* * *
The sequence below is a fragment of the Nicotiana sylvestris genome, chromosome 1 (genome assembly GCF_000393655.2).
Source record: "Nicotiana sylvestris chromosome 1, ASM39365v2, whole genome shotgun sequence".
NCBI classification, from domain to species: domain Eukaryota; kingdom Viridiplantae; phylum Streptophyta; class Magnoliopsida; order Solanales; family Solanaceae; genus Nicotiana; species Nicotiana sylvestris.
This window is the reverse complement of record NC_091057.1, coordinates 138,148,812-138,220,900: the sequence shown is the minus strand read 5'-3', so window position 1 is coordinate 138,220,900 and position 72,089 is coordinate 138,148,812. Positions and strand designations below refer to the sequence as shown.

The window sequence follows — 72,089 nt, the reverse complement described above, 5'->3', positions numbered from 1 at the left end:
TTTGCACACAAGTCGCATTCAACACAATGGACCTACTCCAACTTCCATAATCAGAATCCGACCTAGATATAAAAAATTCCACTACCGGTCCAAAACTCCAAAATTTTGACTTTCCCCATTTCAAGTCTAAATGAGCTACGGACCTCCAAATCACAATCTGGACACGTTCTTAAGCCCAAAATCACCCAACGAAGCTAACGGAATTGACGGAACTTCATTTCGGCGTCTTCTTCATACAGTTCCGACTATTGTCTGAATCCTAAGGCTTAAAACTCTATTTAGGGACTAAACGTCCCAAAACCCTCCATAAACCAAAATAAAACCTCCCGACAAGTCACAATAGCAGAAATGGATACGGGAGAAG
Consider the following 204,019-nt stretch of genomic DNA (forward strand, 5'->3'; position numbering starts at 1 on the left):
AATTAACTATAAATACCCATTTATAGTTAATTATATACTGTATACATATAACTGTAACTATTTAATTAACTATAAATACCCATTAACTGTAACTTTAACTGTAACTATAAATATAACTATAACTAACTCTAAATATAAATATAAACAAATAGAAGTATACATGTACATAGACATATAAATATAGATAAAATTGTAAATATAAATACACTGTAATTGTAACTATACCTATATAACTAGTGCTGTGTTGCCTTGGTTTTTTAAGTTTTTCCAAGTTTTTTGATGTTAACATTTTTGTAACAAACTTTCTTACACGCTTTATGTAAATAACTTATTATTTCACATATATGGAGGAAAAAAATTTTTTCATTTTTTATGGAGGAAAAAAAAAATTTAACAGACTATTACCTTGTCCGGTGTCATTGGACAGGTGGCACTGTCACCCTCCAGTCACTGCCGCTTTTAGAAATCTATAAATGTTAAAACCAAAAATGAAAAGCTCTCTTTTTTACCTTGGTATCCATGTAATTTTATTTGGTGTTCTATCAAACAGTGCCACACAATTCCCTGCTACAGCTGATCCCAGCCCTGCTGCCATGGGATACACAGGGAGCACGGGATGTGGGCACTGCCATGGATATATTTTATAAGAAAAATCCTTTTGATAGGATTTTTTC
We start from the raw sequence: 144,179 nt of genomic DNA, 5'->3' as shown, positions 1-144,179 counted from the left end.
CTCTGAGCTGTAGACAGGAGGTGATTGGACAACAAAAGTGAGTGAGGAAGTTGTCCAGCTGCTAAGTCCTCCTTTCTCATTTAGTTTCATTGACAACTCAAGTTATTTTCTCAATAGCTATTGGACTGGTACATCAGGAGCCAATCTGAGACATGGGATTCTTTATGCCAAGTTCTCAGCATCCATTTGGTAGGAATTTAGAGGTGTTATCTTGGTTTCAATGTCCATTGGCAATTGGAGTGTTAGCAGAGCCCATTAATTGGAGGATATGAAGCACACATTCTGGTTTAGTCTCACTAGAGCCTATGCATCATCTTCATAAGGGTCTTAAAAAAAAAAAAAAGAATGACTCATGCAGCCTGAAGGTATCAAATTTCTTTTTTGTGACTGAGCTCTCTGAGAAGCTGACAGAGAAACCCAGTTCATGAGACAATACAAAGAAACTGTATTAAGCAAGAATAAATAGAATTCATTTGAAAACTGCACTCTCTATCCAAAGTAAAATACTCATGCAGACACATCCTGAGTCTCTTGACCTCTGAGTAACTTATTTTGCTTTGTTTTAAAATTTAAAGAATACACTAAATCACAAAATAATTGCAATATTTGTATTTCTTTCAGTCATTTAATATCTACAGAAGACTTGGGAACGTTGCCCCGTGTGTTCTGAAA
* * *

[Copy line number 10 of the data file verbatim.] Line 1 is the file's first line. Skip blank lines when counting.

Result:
CTCTGAGCTGTAGACAGGAGGTGATTGGACAACAAAAGTGAGTGAGGAAGTTGTCCAGCTGCTAAGTCCTCCTTTCTCATTTAGTTTCATTGACAACTCAAGTTATTTTCTCAATAGCTATTGGACTGGTACATCAGGAGCCAATCTGAGACATGGGATTCTTTATGCCAAGTTCTCAGCATCCATTTGGTAGGAATTTAGAGGTGTTATCTTGGTTTCAATGTCCATTGGCAATTGGAGTGTTAGCAGAGCCCATTAATTGGAGGATATGAAGCACACATTCTGGTTTAGTCTCACTAGAGCCTATGCATCATCTTCATAAGGGTCTTAAAAAAAAAAAAAAGAATGACTCATGCAGCCTGAAGGTATCAAATTTCTTTTTTGTGACTGAGCTCTCTGAGAAGCTGACAGAGAAACCCAGTTCATGAGACAATACAAAGAAACTGTATTAAGCAAGAATAAATAGAATTCATTTGAAAACTGCACTCTCTATCCAAAGTAAAATACTCATGCAGACACATCCTGAGTCTCTTGACCTCTGAGTAACTTATTTTGCTTTGTTTTAAAATTTAAAGAATACACTAAATCACAAAATAATTGCAATATTTGTATTTCTTTCAGTCATTTAATATCTACAGAAGACTTGGGAACGTTGCCCCGTGTGTTCTGAAA